Deafness

Problems in social functioning are frequently noted in the literature with respect to deaf or hard-of-hearing children. Yet, their emotional development is a severely understudied area, even though an impaired emotional development is likely one of the underlying factors for problems in the social domain. Within our lab multiple research projects are being conducted aimed at studying various aspects of social-emotional development, and involving different age groups. These projects are conducted in close collaboration with the ENT department of the LUMC and with the NSDSK.

Outcomes of the various projects listed below are published in (inter)national journals. See our list of publications on deafness.

 

 

Social cognition in infancyeye tracker

Deaf and hard-of-hearing children often experience difficulties concerning their theory of mind development. To date, most of the studies reporting this outcome were conducted with children age four or over. Yet, eye tracking makes it possible to assess children's socio-cognitive skills at a much earlier age. This technology provides the opportunity to assess whether deaf and hard-of-hearing children aready show impaired theory of mind in infancy or whether this develops later on as a result of impaired communication.

Besides theory of mind, we also study early moral development by examining whether deaf and hard-hearing infants differ from their hearing peers concerning their sense of fairness. In addition, we examine if and how early parent-child interaction is associated with infants' socio-cognitive abilities.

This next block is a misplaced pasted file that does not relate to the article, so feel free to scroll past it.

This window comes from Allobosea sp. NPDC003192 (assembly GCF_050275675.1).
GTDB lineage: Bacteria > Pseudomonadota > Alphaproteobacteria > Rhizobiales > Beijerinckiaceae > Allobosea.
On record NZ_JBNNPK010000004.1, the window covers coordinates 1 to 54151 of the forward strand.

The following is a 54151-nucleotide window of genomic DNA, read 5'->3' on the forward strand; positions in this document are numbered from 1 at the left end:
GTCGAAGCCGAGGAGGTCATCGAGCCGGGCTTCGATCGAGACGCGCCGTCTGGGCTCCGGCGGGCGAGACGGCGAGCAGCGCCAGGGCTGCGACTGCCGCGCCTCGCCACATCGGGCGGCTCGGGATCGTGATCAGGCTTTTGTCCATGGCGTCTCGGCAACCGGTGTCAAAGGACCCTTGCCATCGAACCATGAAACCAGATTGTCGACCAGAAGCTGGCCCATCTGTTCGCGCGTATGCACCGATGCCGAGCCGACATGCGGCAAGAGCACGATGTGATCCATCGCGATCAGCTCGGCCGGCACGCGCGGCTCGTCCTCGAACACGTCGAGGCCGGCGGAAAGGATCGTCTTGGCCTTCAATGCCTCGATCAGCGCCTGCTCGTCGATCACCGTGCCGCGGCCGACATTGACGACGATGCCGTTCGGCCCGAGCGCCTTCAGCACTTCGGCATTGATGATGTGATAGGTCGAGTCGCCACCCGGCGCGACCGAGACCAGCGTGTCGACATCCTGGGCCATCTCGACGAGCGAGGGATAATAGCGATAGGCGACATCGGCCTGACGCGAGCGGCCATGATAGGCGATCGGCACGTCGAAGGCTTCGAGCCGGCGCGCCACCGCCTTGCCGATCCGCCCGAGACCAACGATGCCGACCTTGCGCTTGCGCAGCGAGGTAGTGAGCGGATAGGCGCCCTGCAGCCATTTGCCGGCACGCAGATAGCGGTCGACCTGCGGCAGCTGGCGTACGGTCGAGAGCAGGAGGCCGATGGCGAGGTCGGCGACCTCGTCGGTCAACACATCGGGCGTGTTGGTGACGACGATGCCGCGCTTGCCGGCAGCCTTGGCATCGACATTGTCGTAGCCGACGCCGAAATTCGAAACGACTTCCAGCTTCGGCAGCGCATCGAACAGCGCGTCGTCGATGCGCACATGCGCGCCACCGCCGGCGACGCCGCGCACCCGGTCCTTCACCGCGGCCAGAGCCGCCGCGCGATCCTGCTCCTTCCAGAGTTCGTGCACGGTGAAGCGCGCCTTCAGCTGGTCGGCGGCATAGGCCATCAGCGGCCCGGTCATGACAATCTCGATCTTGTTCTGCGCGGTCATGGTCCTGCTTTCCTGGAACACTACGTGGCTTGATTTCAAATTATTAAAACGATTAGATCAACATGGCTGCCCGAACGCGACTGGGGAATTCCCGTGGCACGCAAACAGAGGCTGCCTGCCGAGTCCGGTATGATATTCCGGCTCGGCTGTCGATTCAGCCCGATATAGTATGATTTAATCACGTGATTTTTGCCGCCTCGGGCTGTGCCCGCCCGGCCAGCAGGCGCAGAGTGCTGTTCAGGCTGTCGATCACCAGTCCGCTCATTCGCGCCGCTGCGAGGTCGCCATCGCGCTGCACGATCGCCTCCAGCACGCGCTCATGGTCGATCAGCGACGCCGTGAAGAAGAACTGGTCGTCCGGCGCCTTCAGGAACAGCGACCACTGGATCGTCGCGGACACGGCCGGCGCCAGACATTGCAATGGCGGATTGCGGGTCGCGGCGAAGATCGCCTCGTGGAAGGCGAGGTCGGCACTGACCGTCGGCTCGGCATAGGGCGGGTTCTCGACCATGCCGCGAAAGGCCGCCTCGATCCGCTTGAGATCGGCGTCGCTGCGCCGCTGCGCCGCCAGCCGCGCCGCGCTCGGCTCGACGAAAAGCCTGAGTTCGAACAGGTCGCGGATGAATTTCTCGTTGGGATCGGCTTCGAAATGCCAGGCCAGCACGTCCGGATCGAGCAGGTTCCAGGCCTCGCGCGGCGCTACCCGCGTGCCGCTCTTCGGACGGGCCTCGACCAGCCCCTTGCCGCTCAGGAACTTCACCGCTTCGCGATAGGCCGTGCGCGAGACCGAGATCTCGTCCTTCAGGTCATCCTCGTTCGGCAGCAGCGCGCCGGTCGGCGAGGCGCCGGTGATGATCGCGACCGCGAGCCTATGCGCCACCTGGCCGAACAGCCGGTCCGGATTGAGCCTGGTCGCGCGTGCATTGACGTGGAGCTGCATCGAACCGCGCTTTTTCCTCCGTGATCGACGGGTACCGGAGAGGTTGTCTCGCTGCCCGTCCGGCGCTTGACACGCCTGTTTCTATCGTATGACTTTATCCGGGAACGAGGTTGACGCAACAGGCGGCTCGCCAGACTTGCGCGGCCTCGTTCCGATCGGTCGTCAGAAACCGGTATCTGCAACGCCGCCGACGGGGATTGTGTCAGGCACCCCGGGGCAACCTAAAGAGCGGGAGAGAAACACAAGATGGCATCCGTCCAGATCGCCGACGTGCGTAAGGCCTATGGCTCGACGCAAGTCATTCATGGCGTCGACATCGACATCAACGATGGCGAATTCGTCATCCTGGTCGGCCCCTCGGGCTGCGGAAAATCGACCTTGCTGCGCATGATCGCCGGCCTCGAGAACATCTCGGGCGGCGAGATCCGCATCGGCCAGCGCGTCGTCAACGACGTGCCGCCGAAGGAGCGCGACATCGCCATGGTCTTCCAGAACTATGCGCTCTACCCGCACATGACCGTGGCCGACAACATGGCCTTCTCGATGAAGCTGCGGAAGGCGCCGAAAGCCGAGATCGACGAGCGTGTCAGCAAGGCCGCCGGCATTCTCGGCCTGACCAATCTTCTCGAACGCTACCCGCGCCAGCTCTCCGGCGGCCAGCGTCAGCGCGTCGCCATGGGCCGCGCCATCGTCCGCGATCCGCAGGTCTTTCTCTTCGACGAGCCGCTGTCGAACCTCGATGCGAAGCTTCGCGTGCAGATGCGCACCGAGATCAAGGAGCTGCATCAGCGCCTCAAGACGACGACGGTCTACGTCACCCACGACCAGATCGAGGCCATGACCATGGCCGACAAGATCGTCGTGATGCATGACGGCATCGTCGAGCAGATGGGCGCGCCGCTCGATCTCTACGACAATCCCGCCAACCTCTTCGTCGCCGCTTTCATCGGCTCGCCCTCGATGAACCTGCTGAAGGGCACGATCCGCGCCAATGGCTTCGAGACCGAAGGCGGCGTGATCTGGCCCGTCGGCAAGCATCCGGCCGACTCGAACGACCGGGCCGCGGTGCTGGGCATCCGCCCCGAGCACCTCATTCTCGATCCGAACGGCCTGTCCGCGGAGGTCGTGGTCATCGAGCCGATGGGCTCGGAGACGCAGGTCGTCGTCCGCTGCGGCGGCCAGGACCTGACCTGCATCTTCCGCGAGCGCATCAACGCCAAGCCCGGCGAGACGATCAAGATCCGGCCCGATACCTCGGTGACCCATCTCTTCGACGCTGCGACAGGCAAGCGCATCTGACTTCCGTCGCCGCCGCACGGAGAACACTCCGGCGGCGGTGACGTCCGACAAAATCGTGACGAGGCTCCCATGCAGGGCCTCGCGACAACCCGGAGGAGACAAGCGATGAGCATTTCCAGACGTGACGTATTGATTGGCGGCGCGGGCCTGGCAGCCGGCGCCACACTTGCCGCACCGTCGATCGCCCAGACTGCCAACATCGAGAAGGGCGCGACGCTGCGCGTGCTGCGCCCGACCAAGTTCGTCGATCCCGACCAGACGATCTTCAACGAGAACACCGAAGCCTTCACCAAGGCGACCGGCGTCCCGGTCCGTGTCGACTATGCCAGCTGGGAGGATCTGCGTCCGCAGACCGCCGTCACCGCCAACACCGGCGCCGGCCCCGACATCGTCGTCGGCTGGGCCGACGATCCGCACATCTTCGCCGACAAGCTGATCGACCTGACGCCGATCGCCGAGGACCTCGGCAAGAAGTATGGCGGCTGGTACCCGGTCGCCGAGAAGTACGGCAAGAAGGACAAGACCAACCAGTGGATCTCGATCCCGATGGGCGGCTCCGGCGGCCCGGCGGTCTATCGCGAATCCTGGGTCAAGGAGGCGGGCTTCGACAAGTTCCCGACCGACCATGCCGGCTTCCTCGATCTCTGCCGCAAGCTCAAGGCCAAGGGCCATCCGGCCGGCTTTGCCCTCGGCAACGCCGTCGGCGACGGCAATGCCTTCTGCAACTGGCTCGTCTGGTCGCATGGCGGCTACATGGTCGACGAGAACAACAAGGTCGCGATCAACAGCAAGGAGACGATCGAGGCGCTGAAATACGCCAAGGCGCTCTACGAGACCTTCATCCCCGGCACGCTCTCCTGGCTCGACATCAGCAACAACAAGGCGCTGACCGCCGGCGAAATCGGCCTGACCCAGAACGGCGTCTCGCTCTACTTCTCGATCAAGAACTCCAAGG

Researchers involved: Lizet Ketelaar, Evelien Broekhof, Carolien Rieffe 

This research is a collaboration with Professor Luca Surian from Trento University, Italy.

 

The origins of emotion control

In order to interact with others properly, you need to be able to control your emotions. This involves the ability to acknowledge your own emotions and to know how to communicate these most effectively. For deaf and hard-of-hearing children this seems to be problematic but the origins of this lack of emotion control are unclear. Are these children more easliy aroused than their hearing peers? Do they lack insight into the communicative function of emotions? By using mood induction techniques and by varying the salience of a goal (i.e., reaching a personal or a social goal) we aim to study the origins of emotion control.

Researchers involved: Carolien Rieffe

 

Social-emotional outcomes following cochlear implantationCI meisje

Most deaf and severely hard-of-hearing children nowadays receive a cochlear implant. The literature has clearly proven that cochlear implants benefit children's language development. But what about its effect on social-emotional development? In a longitudinal study, multiple components of social-emotional functioning are examined in a sample of 1- to 5-year-old children with cochlear implants. Results thus far show that children with cochlear implants behave just as empathically towards others as hearing children. Yet, they fall behind on understanding others' emotions, theory of mind and moral development. We are currently examining how early (impairments in) emotional skills relate to later social functioning and psychopathology.

Project website: Emoties 1 tot 5 (in Dutch)

Researchers involved: Lizet Ketelaar, Carolien Rieffe, Anouk Netten

Funding: This research is funded by ZonMw.

Key publications:

  • Ketelaar, L., Rieffe, C., Wiefferink, C.H., & Frijns, J.H.M. (2013). Social competence and empathy in young children with cochlear implants and with normal hearing. The Laryngoscope, 123, 518-523.
  • Wiefferink, C.H., Rieffe, C., Ketelaar, L., De Raeve, L., & Frijns, J.H.M. (2013). Emotion understanding in deaf children with a cochlear implant. Journal of Deaf Studies and Deaf Education, 18,175-186.